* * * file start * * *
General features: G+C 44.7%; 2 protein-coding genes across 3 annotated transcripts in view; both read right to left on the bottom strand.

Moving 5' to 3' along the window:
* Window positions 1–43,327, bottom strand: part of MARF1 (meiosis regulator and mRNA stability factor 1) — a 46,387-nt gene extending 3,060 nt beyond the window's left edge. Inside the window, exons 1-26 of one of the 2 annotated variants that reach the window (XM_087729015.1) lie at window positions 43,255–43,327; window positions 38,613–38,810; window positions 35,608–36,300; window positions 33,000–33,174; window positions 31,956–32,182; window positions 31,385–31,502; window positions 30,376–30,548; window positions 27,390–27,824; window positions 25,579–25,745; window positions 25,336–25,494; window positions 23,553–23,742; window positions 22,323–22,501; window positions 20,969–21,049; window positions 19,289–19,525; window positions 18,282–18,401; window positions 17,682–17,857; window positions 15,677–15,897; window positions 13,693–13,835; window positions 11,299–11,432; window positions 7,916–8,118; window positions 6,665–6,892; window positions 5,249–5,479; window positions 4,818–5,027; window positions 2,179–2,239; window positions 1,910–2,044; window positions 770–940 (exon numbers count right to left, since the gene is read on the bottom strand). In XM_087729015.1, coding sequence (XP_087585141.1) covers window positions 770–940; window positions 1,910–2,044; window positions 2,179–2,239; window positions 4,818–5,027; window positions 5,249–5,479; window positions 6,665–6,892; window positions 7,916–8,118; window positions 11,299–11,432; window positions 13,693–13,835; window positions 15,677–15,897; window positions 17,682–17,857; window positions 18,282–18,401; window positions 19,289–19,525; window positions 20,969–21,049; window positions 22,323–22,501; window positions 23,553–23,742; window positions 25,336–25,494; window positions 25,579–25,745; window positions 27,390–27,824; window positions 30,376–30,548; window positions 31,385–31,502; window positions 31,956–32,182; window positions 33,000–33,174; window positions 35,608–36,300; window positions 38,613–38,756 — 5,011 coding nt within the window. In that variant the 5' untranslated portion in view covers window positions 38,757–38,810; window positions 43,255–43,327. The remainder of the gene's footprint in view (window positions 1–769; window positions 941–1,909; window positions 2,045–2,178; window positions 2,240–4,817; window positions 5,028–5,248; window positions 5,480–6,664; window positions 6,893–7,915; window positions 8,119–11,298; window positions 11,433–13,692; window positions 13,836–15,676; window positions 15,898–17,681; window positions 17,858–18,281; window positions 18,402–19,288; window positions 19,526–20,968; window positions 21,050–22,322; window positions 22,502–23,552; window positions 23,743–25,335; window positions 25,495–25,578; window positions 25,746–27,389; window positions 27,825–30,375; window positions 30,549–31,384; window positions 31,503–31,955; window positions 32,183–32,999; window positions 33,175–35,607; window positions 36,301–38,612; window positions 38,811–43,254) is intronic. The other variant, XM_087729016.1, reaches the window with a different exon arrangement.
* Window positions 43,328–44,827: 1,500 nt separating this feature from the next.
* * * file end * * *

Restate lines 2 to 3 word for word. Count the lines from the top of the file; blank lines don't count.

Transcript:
Moving 5' to 3' along the window:
* Window positions 1–43,327, bottom strand: part of MARF1 (meiosis regulator and mRNA stability factor 1) — a 46,387-nt gene extending 3,060 nt beyond the window's left edge. Inside the window, exons 1-26 of one of the 2 annotated variants that reach the window (XM_087729015.1) lie at window positions 43,255–43,327; window positions 38,613–38,810; window positions 35,608–36,300; window positions 33,000–33,174; window positions 31,956–32,182; window positions 31,385–31,502; window positions 30,376–30,548; window positions 27,390–27,824; window positions 25,579–25,745; window positions 25,336–25,494; window positions 23,553–23,742; window positions 22,323–22,501; window positions 20,969–21,049; window positions 19,289–19,525; window positions 18,282–18,401; window positions 17,682–17,857; window positions 15,677–15,897; window positions 13,693–13,835; window positions 11,299–11,432; window positions 7,916–8,118; window positions 6,665–6,892; window positions 5,249–5,479; window positions 4,818–5,027; window positions 2,179–2,239; window positions 1,910–2,044; window positions 770–940 (exon numbers count right to left, since the gene is read on the bottom strand). In XM_087729015.1, coding sequence (XP_087585141.1) covers window positions 770–940; window positions 1,910–2,044; window positions 2,179–2,239; window positions 4,818–5,027; window positions 5,249–5,479; window positions 6,665–6,892; window positions 7,916–8,118; window positions 11,299–11,432; window positions 13,693–13,835; window positions 15,677–15,897; window positions 17,682–17,857; window positions 18,282–18,401; window positions 19,289–19,525; window positions 20,969–21,049; window positions 22,323–22,501; window positions 23,553–23,742; window positions 25,336–25,494; window positions 25,579–25,745; window positions 27,390–27,824; window positions 30,376–30,548; window positions 31,385–31,502; window positions 31,956–32,182; window positions 33,000–33,174; window positions 35,608–36,300; window positions 38,613–38,756 — 5,011 coding nt within the window. In that variant the 5' untranslated portion in view covers window positions 38,757–38,810; window positions 43,255–43,327. The remainder of the gene's footprint in view (window positions 1–769; window positions 941–1,909; window positions 2,045–2,178; window positions 2,240–4,817; window positions 5,028–5,248; window positions 5,480–6,664; window positions 6,893–7,915; window positions 8,119–11,298; window positions 11,433–13,692; window positions 13,836–15,676; window positions 15,898–17,681; window positions 17,858–18,281; window positions 18,402–19,288; window positions 19,526–20,968; window positions 21,050–22,322; window positions 22,502–23,552; window positions 23,743–25,335; window positions 25,495–25,578; window positions 25,746–27,389; window positions 27,825–30,375; window positions 30,549–31,384; window positions 31,503–31,955; window positions 32,183–32,999; window positions 33,175–35,607; window positions 36,301–38,612; window positions 38,811–43,254) is intronic. The other variant, XM_087729016.1, reaches the window with a different exon arrangement.